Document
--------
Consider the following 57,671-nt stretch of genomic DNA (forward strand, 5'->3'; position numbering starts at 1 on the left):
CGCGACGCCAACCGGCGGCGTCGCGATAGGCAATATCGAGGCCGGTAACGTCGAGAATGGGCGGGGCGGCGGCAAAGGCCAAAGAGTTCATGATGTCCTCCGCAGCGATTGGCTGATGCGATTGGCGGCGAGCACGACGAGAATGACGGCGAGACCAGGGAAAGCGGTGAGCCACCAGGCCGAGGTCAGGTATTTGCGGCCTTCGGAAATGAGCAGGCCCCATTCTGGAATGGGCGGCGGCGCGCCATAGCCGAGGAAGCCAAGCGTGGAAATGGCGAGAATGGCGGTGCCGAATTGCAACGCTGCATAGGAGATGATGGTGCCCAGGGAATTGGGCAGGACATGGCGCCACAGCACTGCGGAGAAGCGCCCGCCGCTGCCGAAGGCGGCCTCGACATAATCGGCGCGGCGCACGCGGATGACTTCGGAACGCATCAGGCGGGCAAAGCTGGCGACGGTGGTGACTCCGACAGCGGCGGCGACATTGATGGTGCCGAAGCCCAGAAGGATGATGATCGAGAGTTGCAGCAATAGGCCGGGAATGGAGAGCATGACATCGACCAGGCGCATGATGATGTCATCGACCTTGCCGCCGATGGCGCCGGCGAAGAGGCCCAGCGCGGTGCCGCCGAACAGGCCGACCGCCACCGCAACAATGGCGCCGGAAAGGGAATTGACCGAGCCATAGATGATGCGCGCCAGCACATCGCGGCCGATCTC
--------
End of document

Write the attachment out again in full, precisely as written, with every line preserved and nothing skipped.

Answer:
Consider the following 57,671-nt stretch of genomic DNA (forward strand, 5'->3'; position numbering starts at 1 on the left):
CGCGACGCCAACCGGCGGCGTCGCGATAGGCAATATCGAGGCCGGTAACGTCGAGAATGGGCGGGGCGGCGGCAAAGGCCAAAGAGTTCATGATGTCCTCCGCAGCGATTGGCTGATGCGATTGGCGGCGAGCACGACGAGAATGACGGCGAGACCAGGGAAAGCGGTGAGCCACCAGGCCGAGGTCAGGTATTTGCGGCCTTCGGAAATGAGCAGGCCCCATTCTGGAATGGGCGGCGGCGCGCCATAGCCGAGGAAGCCAAGCGTGGAAATGGCGAGAATGGCGGTGCCGAATTGCAACGCTGCATAGGAGATGATGGTGCCCAGGGAATTGGGCAGGACATGGCGCCACAGCACTGCGGAGAAGCGCCCGCCGCTGCCGAAGGCGGCCTCGACATAATCGGCGCGGCGCACGCGGATGACTTCGGAACGCATCAGGCGGGCAAAGCTGGCGACGGTGGTGACTCCGACAGCGGCGGCGACATTGATGGTGCCGAAGCCCAGAAGGATGATGATCGAGAGTTGCAGCAATAGGCCGGGAATGGAGAGCATGACATCGACCAGGCGCATGATGATGTCATCGACCTTGCCGCCGATGGCGCCGGCGAAGAGGCCCAGCGCGGTGCCGCCGAACAGGCCGACCGCCACCGCAACAATGGCGCCGGAAAGGGAATTGACCGAGCCATAGATGATGCGCGCCAGCACATCGCGGCCGATCTC